When Nancy Reagan passed away last month, Mitt Romney said her passing marked a final goodbye to the days of Ronald Reagan, who rose to prominence in Hollywood films. That may well be, but last month’s Academy Awards may have waved goodbye to a longstanding practice, the blacklisting of Communist reality in American movies.
For decades, one of the industry’s favorite themes has been the “Hollywood blacklist.” In this black-and-white western, venal government investigators ride into town and make life miserable for a blameless group of liberal writers and directors.
That is the celebrated “back story” to the 2015 film Trumbo, starring Bryan Cranston. The real story, and the central character, are much more complicated.
Trumbo joined the Communist Party USA during the Hitler-Stalin Pact of 1939-1941, when many other Soviet sympathizers left the Party, never to return. In 1940, when Britain stood alone against the Nazi war machine, Trumbo wrote The Remarkable Andrew, in which the ghost of General Andrew Jackson argues against American military aid on the grounds that Britain is “already licked.”
Trumbo’s Communist Party hack job proved no object to a lucrative Hollywood career. Indeed, it helped him. During the 1930s the Communist Party built a powerful organization on the movie studios’ back lots and in the talent guilds alike.
After World War II, the House Committee on Un-American Activities decided to hold hearings, and the unfriendly witnesses included Dalton Trumbo. The movie moguls caved and said they would not hire Communists.
Trumbo and other writers continued to work and prosper under fake names. By the 1960s the so-called blacklist collapsed and Dalton Trumbo emerged as a victim and a hero, as Cranston portrayed him in the hagiographical biopic.
Trumbo was released late in the year, better to garner attention, but failed to gain an Academy Award nomination for best picture of 2015. Further, Bryan Cranston did not win for his performance in the lead role.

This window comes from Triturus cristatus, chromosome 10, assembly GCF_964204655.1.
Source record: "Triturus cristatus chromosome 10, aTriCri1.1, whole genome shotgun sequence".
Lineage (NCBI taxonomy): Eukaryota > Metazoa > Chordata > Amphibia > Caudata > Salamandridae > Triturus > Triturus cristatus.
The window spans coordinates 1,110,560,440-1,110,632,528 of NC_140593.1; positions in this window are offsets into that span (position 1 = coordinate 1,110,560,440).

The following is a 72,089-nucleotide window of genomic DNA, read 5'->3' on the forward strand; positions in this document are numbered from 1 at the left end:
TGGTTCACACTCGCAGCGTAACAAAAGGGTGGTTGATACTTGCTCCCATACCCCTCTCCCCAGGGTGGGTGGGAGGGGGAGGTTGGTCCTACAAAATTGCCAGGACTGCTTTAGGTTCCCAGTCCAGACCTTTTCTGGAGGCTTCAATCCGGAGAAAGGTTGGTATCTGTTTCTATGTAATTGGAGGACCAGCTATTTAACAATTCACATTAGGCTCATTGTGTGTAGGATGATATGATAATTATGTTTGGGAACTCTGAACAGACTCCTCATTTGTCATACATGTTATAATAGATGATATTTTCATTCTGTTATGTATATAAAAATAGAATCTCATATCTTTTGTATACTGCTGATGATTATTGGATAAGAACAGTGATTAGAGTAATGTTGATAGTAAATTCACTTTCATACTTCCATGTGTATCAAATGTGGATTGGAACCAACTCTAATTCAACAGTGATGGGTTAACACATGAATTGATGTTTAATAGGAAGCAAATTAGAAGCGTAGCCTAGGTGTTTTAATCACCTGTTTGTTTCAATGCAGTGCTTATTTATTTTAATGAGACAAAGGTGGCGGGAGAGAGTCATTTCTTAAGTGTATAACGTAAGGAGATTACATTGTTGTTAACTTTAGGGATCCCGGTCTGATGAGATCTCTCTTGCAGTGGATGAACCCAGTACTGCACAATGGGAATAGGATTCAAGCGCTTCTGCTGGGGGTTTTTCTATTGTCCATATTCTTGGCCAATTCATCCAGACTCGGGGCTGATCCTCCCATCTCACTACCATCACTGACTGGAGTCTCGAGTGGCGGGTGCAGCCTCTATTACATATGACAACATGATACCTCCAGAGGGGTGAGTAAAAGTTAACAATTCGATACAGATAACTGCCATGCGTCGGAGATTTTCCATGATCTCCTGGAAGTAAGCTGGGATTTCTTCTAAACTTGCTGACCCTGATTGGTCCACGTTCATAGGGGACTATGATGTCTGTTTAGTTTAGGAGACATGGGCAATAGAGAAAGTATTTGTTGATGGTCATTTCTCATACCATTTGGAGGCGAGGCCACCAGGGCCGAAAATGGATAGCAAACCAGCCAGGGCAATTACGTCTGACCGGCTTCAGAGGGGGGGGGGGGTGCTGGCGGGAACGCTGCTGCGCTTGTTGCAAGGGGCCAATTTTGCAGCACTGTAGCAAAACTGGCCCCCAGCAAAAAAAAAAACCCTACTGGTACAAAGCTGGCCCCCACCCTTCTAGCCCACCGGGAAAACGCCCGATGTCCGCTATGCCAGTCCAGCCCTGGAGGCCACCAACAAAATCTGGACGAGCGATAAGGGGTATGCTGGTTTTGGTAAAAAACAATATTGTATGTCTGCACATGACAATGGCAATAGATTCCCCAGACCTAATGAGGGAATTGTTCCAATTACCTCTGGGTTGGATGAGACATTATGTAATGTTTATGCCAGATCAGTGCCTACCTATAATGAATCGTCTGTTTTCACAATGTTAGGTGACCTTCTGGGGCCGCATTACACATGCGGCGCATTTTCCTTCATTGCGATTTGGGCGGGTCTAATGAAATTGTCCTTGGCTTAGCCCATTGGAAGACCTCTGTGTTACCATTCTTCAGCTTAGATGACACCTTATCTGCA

On the other hand, Mark Rylance won an Oscar as best supporting actor for his portrayal of captured Soviet spy Rudolf Abel in Bridge of Spies. That film charted the exchange of Abel for downed American U2 pilot Francis Gary Powers and American student Frederic Pryor.
Directed by Stephen Spielberg, Bridge of Spies did not win best picture. On the other hand, it did break new ground. The script, by Matt Charman, Ethan Coen and Joel Coen, made it clear that Julius and Ethel Rosenberg were spies and traitors.
The audience saw the Berlin Wall being built and got a sense of life under Communist tyranny. Here was a regime that needed to wall in its subjects. Bridge of Spies even showed Communist border guards gunning down those fleeing to freedom.
James B. Donovan, the lawyer who managed the prisoner exchange, responds in horror. Tom Hanks failed to gain a nomination for the role, but the story is bigger than any individual performance or film award.
Trumbo was content to recycle longstanding left-wing mythology. Bridge of Spies, on the other hand, dared to tell the truth about American Stalinist spies, and show Communist tyranny in action.
That sends a positive signal that Hollywood blacklisting of Communist reality may come to an end some day. The real winners will be moviegoers worldwide.
Lloyd Billingsley is a Policy Fellow and Communications Counsel at the Independent Institute. He is author of Hollywood Party: Stalinist Adventures in the American Movie Industry, and Bill of Writes: Dispatches from the Political Correctness Battlefield.